Nothing's better than freshly-made ice. If you don't have time to freeze ice trays, though, and neither your fridge nor freezer can make ice on command, you need an ice maker on hand. How big is an ice maker machine, though, and what kind of impact does it make in your kitchen? We researched all of the different sizes available for ice machines to help you choose the right one for your space.
Ice machines come in a range of sizes. You can shop for ice machines and find makes between 22", 30", and 48" in height. These machines can weigh anywhere between 160 pounds and 200 pounds, with weight varying based on the machine's height.
Bringing an ice machine into your home means committing a significant amount of space to a single-use tool. If you organize your kitchen appropriately, though, you'll find that your new ice machine fits right in with the rest of your appliances.
How Big Is An Ice Maker Machine?
While no two ice makers are made exactly the same way, all units tend to fall into one of three size categories. Smaller ice machines tend to cap out at 22" in height.
These machines are ideal for countertop use and find themselves most useful in homes or buildings will less square footage to go around.
Medium units tend to fall between 30" and 33" in size. These units can take up some of your counter space, but they tend to be more effective when installed alongside your dishwasher or refrigerator.
Finally, some of the largest ice maker machines available top out at 48" in height. These machines can produce nearly a thousand pounds of ice per day, making them an asset to any building that needs that kind of cooling power at the ready.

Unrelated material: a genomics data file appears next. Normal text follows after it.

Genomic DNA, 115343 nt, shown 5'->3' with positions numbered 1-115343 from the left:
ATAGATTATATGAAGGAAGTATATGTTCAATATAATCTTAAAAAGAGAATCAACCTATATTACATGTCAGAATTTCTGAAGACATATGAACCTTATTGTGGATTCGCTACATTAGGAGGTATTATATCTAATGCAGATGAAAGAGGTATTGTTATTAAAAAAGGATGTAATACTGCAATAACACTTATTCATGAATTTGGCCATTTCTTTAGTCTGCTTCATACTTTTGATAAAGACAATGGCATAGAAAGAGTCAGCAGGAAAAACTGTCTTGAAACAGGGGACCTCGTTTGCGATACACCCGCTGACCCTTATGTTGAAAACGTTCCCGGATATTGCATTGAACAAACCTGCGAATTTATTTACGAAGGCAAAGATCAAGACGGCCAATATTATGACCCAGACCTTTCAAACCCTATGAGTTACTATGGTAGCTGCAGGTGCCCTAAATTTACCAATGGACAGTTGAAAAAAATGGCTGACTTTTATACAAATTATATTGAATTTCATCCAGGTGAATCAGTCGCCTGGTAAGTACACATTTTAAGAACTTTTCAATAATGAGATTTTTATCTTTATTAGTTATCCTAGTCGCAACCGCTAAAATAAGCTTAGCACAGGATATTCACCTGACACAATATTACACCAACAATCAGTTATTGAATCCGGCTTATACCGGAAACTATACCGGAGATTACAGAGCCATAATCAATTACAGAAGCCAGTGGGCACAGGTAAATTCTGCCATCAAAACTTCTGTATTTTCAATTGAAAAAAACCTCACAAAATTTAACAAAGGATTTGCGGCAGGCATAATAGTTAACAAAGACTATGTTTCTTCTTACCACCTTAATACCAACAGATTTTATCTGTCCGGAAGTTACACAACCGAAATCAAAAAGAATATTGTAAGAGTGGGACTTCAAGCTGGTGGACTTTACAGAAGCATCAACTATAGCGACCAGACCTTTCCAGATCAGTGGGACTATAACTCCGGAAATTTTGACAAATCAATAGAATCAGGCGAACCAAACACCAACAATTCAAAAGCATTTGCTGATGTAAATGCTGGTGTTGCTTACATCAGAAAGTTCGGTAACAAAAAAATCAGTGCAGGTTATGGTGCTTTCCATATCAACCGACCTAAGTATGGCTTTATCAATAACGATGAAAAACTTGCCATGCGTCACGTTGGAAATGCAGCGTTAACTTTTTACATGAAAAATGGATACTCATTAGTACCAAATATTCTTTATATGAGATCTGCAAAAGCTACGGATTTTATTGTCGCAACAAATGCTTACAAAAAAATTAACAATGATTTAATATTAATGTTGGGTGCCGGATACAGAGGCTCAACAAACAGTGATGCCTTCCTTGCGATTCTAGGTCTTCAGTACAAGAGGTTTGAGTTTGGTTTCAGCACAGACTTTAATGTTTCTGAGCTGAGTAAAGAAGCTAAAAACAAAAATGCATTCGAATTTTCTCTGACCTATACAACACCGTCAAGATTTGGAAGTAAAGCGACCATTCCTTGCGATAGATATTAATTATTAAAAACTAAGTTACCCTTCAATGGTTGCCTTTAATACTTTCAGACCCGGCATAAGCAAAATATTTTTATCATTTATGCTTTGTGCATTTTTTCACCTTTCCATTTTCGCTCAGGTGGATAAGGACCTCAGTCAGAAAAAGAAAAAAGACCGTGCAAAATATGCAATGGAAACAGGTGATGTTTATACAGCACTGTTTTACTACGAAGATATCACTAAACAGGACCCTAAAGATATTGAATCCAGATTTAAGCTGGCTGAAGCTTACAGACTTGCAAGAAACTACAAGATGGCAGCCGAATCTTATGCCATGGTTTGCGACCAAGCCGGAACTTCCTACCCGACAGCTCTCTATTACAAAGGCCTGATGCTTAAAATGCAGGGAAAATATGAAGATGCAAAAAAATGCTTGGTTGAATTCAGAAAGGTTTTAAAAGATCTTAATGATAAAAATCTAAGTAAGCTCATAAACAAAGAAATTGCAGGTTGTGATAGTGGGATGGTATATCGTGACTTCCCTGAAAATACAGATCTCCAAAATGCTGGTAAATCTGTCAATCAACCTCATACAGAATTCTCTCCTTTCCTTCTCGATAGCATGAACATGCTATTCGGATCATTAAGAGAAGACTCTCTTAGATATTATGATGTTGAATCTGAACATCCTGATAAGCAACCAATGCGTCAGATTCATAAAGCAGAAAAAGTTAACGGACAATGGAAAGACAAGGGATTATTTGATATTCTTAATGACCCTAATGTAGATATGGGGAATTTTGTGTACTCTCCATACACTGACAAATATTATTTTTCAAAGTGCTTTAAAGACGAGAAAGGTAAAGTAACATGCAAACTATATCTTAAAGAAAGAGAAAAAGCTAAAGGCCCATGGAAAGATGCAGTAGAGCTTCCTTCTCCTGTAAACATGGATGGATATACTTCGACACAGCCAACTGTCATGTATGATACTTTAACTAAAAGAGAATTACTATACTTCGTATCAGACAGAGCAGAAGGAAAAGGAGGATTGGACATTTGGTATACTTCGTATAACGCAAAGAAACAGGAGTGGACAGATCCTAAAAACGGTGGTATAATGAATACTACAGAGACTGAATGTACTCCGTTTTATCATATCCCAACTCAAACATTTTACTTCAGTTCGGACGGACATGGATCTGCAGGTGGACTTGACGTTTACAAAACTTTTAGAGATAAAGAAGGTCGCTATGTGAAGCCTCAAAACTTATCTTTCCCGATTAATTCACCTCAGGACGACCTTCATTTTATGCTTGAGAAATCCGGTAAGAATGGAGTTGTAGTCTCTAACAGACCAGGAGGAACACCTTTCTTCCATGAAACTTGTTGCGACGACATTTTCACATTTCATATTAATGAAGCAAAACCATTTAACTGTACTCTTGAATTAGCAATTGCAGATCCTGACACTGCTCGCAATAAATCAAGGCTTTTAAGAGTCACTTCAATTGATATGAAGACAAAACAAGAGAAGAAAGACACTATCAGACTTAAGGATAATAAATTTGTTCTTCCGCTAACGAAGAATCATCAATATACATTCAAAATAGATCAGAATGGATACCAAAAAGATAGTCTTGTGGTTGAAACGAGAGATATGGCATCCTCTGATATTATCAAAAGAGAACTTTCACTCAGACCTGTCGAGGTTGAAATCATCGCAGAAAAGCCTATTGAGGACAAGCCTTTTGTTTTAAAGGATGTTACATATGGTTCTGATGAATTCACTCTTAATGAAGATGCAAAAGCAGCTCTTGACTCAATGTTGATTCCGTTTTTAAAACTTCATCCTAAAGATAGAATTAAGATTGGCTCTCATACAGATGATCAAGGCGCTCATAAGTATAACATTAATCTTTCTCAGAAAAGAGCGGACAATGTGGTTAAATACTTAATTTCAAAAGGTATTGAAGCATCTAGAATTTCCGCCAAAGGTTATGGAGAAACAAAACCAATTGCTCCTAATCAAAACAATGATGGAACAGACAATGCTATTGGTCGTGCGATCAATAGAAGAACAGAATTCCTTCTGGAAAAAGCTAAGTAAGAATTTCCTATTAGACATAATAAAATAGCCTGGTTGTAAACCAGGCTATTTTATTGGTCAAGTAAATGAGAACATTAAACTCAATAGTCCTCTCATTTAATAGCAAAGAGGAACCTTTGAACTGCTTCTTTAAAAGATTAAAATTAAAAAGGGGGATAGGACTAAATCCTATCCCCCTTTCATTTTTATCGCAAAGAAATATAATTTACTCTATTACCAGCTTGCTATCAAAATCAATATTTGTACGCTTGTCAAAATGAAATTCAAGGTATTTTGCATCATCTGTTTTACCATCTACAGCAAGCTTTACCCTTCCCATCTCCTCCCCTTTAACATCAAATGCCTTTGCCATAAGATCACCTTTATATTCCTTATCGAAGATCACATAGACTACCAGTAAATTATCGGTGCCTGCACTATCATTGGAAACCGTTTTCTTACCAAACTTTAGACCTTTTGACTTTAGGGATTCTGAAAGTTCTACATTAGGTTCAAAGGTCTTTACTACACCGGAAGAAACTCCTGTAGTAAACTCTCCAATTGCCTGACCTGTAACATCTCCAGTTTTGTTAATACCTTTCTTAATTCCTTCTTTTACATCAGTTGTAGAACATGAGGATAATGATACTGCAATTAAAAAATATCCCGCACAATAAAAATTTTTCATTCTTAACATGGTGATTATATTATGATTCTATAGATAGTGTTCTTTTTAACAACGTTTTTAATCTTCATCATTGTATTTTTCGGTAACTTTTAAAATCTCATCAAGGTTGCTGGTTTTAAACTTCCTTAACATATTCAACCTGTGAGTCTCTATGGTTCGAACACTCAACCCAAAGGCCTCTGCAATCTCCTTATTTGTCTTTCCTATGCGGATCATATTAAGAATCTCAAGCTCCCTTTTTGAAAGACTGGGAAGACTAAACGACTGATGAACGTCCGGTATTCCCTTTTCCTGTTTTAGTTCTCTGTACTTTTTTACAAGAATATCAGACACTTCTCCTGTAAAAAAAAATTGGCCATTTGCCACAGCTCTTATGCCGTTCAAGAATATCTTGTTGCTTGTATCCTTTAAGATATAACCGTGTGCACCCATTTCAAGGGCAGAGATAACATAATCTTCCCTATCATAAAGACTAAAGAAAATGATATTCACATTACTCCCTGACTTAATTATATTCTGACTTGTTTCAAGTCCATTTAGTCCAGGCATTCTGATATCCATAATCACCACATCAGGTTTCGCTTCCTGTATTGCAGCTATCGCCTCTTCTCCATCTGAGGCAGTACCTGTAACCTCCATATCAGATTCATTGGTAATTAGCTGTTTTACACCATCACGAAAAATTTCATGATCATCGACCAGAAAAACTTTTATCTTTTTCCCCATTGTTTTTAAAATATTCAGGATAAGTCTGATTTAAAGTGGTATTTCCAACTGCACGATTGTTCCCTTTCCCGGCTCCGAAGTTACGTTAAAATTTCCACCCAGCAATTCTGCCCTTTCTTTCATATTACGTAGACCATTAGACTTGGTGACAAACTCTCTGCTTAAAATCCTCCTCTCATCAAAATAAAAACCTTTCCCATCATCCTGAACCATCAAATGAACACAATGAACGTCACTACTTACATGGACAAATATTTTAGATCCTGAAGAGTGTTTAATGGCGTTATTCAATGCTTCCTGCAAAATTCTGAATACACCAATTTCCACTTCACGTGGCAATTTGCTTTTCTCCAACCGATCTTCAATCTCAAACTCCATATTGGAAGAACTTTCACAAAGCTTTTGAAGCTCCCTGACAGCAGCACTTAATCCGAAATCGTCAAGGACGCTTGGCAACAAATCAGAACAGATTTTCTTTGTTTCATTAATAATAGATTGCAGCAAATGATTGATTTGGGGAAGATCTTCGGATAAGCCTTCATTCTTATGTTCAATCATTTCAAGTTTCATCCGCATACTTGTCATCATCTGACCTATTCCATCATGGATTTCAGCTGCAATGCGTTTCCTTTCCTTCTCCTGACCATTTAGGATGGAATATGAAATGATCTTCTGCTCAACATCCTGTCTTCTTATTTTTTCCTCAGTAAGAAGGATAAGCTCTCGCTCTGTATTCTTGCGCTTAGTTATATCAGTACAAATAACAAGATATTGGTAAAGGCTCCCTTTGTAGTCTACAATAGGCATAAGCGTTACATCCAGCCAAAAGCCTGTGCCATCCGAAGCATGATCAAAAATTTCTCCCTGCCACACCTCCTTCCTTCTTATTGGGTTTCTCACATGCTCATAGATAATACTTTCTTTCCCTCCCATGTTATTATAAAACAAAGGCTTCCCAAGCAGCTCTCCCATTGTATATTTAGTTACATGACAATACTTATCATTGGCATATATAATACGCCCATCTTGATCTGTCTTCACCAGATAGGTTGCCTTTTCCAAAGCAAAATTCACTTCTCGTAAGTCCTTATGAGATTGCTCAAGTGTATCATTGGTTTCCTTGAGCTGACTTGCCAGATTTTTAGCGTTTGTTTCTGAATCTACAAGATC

You'll need to make ample space for these units, though. They have no place on your countertop, as their weight can do serious damage to unprotected marble or stone.
What is the Price Range of an Ice Maker Machine?
The cost of an ice maker varies from unit to unit. You can also trust other factors to influence how much you'll end up paying for the machine you want to bring home. Some of the essential features to consider include a machine's:
The larger your ice maker is, the more expensive it's going to be. Consider this: a small ice maker, coming in at 22" inches or smaller, tends to make upwards of 200 pounds of ice per day. In turn, you can expect to pay between $1,500 and $2,500 for its parts and installation.
Medium and large ice makers have similar divisions in their costs. Medium ice makers tend to cost between $2,500 and $5,000, while larger units can cost upwards of $10,000.
The price, of course, parallels the amount of ice you get on a day-to-day basis, but you'll want to consider your ice needs alongside your budget while doing your initial browsing.
Different brands run their ice makers at different prices. Hoshizaki, for example, tends to charge more for their ice makers than Scotsman does (though Scotsman prices will vary from unit to unit).